Microorganisms (or microbes, as they are also called) are small organisms. Most are so small that they cannot be seen without a microscope. Most microorganisms are harmless to humans and, in fact, many are helpful. They play fundamental roles in ecosystems everywhere on earth, forming the backbone of many food webs. People use them to make biofuels, medicines, and even foods. Without microbes, there would be no bread, cheese, or beer. Our bodies are filled with microbes, and our skin alone is home to trillions of them. Some of them we can’t live without; others cause diseases that can make us sick or even kill us. Although much more is known today about microbial life than ever before, the vast majority of this invisible world remains unexplored. Microbiologists continue to identify new ways that microbes benefit and threaten humans.
- 1.0: What Our Ancestors Knew
- Microorganisms (or microbes) are living organisms that are generally too small to be seen without a microscope. Throughout history, humans have used microbes to make fermented foods such as beer, bread, cheese, and wine. Long before the invention of the microscope, some people theorized that infection and disease were spread by living things that were too small to be seen. They also correctly intuited certain principles regarding the spread of disease and immunity.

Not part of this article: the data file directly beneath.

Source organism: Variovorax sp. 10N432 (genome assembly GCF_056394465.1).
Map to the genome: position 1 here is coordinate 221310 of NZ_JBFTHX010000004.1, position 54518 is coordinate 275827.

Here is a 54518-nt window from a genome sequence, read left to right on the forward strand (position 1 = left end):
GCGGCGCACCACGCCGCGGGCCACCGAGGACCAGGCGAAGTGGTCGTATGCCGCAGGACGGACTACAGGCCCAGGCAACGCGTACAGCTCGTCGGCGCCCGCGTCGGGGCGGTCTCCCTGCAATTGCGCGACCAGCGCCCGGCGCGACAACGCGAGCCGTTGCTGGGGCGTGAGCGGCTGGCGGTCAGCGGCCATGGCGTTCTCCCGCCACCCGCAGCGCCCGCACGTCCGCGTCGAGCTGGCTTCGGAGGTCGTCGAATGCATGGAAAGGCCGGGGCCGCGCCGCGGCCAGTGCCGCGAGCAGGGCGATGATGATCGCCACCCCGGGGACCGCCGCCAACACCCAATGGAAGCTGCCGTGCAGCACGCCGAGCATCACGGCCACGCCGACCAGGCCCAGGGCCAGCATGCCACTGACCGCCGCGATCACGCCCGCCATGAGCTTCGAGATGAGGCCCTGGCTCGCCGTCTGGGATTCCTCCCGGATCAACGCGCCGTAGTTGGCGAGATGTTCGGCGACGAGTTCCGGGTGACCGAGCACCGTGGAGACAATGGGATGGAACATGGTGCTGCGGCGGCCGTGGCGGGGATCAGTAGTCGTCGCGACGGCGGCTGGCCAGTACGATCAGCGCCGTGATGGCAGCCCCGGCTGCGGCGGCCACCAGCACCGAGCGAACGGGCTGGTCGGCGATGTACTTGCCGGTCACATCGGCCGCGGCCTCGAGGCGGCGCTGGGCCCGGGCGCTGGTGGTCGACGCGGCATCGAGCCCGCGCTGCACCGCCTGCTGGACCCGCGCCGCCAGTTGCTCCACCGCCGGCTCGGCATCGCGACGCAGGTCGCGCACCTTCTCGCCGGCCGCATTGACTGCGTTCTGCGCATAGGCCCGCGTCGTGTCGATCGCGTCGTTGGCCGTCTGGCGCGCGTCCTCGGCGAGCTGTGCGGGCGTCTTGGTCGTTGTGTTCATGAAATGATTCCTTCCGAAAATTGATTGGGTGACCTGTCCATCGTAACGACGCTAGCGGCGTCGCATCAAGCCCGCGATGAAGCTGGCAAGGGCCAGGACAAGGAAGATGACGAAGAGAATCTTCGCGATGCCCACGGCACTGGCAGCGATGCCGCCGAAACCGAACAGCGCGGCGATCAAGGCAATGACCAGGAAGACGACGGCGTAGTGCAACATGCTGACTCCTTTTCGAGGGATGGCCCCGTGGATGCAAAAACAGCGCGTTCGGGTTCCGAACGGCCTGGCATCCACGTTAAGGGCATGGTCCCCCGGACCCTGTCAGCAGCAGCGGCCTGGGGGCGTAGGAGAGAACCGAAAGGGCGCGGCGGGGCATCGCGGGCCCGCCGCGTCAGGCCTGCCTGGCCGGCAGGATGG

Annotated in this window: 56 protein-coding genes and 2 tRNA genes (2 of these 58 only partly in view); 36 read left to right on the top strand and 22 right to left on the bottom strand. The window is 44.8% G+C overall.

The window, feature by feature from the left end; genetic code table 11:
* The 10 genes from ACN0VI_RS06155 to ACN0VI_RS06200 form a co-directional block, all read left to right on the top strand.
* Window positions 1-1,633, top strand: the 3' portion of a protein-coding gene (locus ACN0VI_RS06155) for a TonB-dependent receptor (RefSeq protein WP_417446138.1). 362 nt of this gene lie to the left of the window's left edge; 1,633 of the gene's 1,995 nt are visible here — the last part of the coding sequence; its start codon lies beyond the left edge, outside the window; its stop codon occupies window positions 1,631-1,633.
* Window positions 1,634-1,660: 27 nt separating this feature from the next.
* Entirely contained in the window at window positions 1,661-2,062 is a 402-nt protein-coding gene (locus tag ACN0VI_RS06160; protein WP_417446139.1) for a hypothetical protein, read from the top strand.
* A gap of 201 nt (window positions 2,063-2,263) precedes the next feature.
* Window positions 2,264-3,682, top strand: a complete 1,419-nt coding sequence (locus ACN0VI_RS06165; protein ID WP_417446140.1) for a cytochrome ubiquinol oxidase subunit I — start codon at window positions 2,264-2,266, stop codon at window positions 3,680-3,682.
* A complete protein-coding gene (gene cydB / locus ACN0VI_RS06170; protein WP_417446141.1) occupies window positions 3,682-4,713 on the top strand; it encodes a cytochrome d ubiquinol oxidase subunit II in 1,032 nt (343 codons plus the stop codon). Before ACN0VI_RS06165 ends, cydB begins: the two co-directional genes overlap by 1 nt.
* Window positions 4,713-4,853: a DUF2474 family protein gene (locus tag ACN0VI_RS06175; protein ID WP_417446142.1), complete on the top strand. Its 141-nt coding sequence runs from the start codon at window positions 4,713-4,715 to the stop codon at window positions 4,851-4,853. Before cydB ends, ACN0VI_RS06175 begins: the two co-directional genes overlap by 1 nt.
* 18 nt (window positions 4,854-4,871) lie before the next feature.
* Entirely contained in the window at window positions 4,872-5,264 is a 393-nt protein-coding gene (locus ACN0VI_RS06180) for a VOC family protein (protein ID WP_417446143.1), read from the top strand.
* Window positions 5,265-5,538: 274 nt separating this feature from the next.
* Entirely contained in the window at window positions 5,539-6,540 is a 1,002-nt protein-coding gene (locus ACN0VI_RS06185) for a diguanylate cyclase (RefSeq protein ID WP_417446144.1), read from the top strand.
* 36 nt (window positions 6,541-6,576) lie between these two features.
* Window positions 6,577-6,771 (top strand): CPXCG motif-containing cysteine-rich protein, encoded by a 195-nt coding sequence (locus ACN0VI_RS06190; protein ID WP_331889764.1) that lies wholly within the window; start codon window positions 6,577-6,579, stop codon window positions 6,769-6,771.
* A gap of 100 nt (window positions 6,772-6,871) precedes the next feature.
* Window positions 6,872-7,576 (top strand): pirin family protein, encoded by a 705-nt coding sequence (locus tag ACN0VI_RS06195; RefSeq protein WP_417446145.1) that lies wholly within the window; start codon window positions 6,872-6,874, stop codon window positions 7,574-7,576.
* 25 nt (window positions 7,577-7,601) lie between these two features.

- 1.1: A Systematic Approach
- Carolus Linnaeus developed a taxonomic system for categorizing organisms into related groups. Binomial nomenclature assigns organisms Latinized scientific names with a genus and species designation. A phylogenetic tree is a way of showing how different organisms are thought to be related to one another from an evolutionary standpoint. The first phylogenetic tree contained kingdoms for plants and animals; Ernst Haeckel proposed adding kingdom for protists.
- 1.2: Types of Microorganisms
- Microorganisms are very diverse and are found in all three domains of life: Archaea, Bacteria, and Eukarya. Archaea and bacteria are classified as prokaryotes because they lack a cellular nucleus. Archaea differ from bacteria in evolutionary history, genetics, metabolic pathways, and cell wall and membrane composition. Archaea inhabit nearly every environment on earth, but no archaea have been identified as human pathogens.
Thumbnail: A cluster of Escherichia coli bacteria magnified 10,000 times. Image used with permission (Public Domain; Eric Erbe, digital colorization by Christopher Pooley, both of USDA, ARS, EMU).